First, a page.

(2005) dir. Rob Zombie
I’d been curious about Rob Zombie’s gore films even though they had gotten mixed reviews because some of the comments about them suggested a sense that they strove to attain some visceral quality of 1970’s horror films, something more edgy than other current horror fare. I didn’t realize that The Devil’s Rejects was a sequel to Zombie’s House of 1000 Corpses (2003) or I probably would have watched that one first. I don’t know how watching this film would have been altered by that experience. I just note it.
There’s a lot of extraneous nudity. The violence itself is less graphic than other films I have seen lately. Ultimately, though, it’s a film where the crazed psychopathic killers/rapists/torturers are the explicit anti-heroes despite their brutatlity. There is an interesting twist when they are tortured by the cop that is seeking revenge for the murder of his brother. The cop is played as the bad guy largely, though it’s a bit of a blurry line. The viewer is meant to enjoy the band of killers called “The Devil’s Rejects”, a family of fightin’, feudin’, and feisty Ed Geins, mostly gruesome and filthy in their appearance, but perhaps idealized as well. It’s a family unit, so there is probably some social commentary there.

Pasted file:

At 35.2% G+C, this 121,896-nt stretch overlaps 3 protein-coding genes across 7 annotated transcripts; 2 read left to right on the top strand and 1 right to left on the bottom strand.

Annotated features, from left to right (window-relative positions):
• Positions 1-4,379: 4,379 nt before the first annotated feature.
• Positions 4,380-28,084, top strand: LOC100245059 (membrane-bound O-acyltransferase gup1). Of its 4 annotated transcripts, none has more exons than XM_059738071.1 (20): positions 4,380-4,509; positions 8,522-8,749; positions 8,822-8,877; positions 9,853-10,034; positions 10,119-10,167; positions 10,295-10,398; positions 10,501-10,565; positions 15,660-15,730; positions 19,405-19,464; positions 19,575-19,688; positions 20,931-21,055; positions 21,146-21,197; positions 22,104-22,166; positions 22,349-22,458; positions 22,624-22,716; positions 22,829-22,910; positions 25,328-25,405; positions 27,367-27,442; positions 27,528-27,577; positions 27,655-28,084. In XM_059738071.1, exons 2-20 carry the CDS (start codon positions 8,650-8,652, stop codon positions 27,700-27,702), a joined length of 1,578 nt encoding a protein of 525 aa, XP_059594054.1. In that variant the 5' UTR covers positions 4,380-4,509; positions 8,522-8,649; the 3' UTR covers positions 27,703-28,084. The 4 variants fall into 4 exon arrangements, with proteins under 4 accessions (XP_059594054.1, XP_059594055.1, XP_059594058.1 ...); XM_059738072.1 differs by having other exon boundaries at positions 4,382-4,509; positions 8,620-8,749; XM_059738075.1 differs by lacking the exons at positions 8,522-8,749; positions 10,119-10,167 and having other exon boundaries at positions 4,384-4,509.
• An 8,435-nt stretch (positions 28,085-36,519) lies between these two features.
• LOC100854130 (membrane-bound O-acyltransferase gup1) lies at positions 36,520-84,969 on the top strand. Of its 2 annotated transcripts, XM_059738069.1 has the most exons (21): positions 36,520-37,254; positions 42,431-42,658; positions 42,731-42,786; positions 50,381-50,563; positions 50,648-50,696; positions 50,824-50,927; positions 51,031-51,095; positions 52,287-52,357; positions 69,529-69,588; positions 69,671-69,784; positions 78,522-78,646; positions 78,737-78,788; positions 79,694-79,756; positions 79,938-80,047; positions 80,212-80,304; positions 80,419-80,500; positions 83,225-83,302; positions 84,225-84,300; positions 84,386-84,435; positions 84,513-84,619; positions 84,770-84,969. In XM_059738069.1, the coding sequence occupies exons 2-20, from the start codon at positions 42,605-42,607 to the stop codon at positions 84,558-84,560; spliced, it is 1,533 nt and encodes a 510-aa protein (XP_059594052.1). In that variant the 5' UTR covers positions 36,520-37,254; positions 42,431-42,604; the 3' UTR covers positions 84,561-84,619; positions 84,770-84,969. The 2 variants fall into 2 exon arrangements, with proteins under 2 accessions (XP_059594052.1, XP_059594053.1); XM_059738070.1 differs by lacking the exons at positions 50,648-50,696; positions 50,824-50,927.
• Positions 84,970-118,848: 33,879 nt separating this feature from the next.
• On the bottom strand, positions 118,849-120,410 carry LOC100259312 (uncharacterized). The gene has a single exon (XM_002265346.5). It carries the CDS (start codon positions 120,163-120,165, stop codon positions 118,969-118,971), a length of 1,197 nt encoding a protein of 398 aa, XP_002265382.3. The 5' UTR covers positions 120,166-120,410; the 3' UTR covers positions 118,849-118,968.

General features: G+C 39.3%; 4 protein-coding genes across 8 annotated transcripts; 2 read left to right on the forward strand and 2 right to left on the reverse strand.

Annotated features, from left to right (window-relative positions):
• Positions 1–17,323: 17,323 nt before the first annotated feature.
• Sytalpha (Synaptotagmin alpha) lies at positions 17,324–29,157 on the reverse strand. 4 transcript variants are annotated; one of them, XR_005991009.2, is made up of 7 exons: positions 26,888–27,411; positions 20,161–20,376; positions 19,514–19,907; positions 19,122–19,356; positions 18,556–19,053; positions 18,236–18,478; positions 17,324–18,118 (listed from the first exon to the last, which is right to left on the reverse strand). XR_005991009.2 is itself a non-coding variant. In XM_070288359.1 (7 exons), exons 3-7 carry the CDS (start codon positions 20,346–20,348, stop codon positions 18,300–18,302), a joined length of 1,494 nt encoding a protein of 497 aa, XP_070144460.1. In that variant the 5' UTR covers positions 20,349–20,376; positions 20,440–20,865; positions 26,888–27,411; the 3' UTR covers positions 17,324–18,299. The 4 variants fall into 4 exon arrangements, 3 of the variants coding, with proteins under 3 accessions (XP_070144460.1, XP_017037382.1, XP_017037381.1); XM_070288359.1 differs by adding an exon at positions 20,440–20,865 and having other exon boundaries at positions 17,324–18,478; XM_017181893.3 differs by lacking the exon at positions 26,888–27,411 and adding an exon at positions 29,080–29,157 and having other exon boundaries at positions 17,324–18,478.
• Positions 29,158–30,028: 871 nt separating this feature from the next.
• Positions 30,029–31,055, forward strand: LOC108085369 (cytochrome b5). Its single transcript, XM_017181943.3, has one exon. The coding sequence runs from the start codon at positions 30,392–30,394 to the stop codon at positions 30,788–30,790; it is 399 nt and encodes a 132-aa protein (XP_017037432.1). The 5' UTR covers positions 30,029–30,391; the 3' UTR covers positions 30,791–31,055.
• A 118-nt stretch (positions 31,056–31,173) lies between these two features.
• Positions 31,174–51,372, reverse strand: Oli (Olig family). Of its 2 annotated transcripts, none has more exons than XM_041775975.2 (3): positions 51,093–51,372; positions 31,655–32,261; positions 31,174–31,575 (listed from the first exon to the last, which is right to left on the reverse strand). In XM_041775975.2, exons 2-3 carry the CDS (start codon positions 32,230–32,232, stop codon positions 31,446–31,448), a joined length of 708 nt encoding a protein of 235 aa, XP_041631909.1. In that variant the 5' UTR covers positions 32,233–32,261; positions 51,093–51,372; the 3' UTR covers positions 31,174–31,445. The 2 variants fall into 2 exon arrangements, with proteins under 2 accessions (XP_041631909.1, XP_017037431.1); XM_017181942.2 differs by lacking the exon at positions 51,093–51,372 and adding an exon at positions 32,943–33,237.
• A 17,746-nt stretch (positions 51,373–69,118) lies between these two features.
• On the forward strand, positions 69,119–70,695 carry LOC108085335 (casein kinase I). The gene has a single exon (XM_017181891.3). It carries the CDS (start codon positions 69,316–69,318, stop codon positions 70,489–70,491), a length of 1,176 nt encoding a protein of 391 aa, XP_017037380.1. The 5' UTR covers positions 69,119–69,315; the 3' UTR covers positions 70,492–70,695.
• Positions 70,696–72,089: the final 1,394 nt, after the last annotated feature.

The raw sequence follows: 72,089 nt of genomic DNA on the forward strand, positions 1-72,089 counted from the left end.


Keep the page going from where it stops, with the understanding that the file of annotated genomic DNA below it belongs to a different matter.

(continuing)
Baby Firefly, played by Sheri Moon Zombie, wife of director Rob Zombie, is a weird contrast to the pure trailer park creepy that the mother, father, and brothers are. She’s straight out of Playboy, blonde and cute like a girl-next-door. She’s the oddball, which one could liken to the character of Marilyn on TV’s The Munsters. Maybe that is part of how she is figured. Everyone else is gross, pretty much, though her brother Otis could be considered somewhat of a representation of the director, since he looks somewhat like him.
Ultimately, I am not sure what to make of it. It wasn’t utterly innovative or clever. The dialogue was often criminally bad. It’s hard to see what Zombie is making of his killers. They enact moments of torture and violence that are unprovoked and cruel. Are we meant to like them? Why are we meant to pity them when they go through the same things? It’s clear from the ending that they are being posed heroically, maybe like Bonnie and Clyde, or something poetic and idealized. It’s not a-morality in a rational sense, but maybe in a confused and contradictory way. Maybe if I’d seen the first film, I’d have a better sense of it. I don’t know.